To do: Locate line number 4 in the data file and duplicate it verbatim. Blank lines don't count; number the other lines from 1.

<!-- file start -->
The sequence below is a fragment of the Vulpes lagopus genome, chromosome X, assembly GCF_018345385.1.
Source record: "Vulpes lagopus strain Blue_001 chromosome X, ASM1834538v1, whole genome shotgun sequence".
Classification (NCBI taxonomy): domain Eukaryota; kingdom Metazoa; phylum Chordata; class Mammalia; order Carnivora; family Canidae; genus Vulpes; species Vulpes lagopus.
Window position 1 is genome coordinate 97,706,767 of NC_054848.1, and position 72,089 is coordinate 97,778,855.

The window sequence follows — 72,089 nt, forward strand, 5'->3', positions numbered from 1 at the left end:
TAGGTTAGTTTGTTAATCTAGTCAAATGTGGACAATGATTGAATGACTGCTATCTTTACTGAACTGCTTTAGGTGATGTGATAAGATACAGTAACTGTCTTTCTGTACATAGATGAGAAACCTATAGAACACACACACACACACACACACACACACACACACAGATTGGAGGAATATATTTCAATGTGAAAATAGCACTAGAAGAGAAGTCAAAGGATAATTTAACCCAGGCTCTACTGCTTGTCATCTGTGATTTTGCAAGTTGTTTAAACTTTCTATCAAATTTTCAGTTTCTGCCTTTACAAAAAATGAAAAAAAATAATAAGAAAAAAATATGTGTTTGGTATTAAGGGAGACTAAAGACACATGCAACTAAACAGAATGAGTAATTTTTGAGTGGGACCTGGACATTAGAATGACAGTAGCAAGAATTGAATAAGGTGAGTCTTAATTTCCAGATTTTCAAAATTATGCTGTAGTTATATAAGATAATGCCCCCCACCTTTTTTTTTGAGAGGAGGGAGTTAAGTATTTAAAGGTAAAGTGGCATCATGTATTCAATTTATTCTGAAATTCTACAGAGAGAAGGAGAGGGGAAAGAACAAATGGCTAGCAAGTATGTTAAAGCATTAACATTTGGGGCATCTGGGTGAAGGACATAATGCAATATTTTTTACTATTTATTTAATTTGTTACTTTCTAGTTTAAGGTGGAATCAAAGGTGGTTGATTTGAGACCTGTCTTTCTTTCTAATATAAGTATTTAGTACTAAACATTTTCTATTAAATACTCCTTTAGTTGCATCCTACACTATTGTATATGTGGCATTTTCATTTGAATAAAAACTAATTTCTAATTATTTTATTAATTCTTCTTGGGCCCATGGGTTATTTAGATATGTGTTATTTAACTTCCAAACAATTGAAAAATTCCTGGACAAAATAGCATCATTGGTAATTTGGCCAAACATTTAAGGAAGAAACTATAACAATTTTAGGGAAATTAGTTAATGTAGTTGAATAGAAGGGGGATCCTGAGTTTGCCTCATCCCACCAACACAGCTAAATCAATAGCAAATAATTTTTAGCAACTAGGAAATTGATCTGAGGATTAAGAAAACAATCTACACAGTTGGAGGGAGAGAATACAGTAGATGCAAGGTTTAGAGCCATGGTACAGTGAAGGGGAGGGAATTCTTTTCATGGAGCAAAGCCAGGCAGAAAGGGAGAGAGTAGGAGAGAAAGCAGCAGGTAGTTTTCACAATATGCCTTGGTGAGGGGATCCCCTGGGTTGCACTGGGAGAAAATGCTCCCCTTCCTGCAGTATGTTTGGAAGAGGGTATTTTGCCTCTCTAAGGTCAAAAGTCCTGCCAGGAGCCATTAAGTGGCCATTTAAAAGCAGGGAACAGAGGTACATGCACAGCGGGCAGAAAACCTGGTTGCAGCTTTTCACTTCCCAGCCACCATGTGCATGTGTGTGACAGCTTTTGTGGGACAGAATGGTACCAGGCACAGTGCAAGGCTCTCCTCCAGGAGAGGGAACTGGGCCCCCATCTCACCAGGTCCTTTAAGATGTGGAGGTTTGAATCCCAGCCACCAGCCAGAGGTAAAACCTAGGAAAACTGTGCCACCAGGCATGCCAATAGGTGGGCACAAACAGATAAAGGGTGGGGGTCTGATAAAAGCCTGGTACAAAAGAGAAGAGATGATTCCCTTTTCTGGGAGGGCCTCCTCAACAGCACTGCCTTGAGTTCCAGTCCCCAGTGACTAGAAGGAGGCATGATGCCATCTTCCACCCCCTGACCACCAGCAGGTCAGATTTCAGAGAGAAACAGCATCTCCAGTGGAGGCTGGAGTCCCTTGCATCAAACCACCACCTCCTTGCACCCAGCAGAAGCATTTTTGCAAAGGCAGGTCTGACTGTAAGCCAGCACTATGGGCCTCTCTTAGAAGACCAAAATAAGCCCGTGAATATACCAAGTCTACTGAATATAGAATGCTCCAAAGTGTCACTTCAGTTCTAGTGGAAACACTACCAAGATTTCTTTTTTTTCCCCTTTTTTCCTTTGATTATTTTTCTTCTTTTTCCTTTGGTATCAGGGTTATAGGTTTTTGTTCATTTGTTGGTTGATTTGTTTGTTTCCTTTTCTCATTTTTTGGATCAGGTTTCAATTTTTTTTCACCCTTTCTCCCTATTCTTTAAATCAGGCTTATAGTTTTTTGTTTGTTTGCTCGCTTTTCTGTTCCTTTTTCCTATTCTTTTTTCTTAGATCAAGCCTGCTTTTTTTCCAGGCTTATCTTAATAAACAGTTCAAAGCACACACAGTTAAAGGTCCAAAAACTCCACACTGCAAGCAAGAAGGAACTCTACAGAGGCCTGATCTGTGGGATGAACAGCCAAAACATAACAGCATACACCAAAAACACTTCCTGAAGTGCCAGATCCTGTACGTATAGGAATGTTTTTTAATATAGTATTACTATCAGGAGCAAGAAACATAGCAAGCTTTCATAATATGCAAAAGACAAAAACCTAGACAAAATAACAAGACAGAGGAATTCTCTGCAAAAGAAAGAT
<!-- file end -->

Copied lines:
Window position 1 is genome coordinate 97,706,767 of NC_054848.1, and position 72,089 is coordinate 97,778,855.